# Need help on Ideal Gas problem

1. Oct 18, 2004

### andrew410

I think this is a ideal gas/ thermal expansion problem.

A cylinder is closed by a piston connected to a spring of constant 2*10^3 N/m. With the spring relaxed, the cylinder is filled with 5 L of gas at a pressure of 1 atm and a temperature of 20 degrees Celsius. a) If the piston has a cross-sectional area of 0.010 m^2 and negligible mass, how high will it rise when the temperature is raised to 250 degrees Celsius? b) What is the pressure of the gas at 250 degrees Celsius?

Use this figure to solve the problem:
Code (Text):
http://east.ilrn.com/graphing/bca/user/appletImage?dbid=2121095896
I'm not sure where to start with this problem. Any help will be great.
Thanks!

Last edited: Oct 18, 2004
2. Oct 18, 2004

### kenhcm

Assume the height for the piston to rise is h.

The final volume of the gas in the cylinder is V_i+A*h. From idea gas law, you could obtain the expression of the pressure P_f in terms of h.

The final pressure is also given by the expression 1 atm + k*h/A where k is the spring constant and A is the surface area of the piston.

Equate these two expressions of the final pressure, you could solve for the h. Once this has been solved, you could easily determine the final pressure of the gas in the cylinder.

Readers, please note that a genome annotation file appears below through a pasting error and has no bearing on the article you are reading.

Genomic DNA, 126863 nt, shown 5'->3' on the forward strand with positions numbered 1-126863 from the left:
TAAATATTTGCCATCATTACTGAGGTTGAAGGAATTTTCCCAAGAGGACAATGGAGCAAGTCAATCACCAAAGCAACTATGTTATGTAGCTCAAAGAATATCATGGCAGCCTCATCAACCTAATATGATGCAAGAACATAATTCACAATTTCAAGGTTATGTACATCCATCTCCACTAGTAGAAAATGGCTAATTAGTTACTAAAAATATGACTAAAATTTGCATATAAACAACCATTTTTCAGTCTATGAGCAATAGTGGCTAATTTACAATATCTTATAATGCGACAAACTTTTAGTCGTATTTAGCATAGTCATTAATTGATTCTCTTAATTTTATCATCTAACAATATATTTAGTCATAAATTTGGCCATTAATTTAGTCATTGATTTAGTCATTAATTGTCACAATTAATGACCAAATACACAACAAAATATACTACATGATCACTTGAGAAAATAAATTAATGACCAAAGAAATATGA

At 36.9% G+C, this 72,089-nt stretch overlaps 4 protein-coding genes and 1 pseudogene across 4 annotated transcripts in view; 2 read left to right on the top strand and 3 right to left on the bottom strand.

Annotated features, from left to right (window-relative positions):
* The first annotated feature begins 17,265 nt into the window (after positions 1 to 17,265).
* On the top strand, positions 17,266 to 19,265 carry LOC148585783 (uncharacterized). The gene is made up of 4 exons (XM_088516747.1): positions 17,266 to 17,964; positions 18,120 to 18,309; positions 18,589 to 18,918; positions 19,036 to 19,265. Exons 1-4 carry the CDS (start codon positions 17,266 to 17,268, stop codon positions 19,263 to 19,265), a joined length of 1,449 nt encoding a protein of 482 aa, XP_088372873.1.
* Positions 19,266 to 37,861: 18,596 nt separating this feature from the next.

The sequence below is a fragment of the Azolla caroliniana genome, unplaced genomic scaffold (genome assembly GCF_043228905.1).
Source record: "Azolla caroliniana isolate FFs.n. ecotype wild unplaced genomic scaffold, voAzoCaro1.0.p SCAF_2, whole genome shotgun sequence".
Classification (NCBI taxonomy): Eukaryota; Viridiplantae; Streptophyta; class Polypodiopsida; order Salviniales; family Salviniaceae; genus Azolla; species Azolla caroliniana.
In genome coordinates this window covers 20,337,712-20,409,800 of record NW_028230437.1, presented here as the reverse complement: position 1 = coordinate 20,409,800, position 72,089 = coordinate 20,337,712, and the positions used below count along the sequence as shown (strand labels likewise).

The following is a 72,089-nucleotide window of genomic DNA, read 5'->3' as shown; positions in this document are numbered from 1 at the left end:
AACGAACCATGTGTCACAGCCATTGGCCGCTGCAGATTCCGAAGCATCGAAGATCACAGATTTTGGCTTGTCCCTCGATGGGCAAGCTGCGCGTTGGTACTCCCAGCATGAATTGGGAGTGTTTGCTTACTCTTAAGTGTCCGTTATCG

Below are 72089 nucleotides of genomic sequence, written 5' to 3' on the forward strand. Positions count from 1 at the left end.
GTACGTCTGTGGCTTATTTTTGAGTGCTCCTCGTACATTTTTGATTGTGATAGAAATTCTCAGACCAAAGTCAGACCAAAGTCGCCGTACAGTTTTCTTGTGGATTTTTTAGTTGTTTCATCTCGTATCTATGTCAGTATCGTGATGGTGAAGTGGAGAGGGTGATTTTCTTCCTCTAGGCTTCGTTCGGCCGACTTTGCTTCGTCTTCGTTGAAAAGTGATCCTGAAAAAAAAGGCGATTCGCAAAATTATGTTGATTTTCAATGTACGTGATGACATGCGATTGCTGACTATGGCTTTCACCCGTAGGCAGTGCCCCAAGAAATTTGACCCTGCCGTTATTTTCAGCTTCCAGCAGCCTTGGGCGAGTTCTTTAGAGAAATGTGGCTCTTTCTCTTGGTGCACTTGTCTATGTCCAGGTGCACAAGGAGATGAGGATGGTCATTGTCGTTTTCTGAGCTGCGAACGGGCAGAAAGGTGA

Best regards,
Kenneth

Last edited: Oct 18, 2004
3. Oct 18, 2004

### andrew410

How did you get the formula for final volume and final pressure?

4. Oct 18, 2004

### kenhcm

When the piston has been risen by h, isn't it the volume of the gas has been increased by A*h? Recall that the volume of the cylinder is the surface area times the height.

The final pressure of the gas in the cylinder can be determined from the ideal gas equation: $$\frac{PV}{T}=\hbox{constant}$$. At the condition of the equilibrium, the pressure inside the cylinder is the same as the one outside. The pressure outside is just the sum of the atmospheric pressure and the pressure acting on the piston by the spring. Recall that the pressure is defined by $$P=\frac{F}{A}$$ and the force exerted by the spring is given by $$F=kx$$ where x is the displacement of the spring.

Best regards,
Kenneth

5. Oct 18, 2004

### andrew410

Ahh...I see now...I keep forgetting the basics...
Thank you very much!!!

6. Oct 18, 2004

### andrew410

The answer I got was incorrect...The equation was:
$$\frac {RT} {V_{i}+Ah} = 101325 - \frac {kh} {A}$$
I solved for h on the calculator and my answer was .502 m.
I changed the temperature to Kelvin and used 8.314 as R.
The mass was negligible so $$n$$ was gone.
Is there something I did wrong?

Last edited: Oct 18, 2004
7. Oct 18, 2004

### andrew410

Could anyone help me? I gotta turn the homework in soon.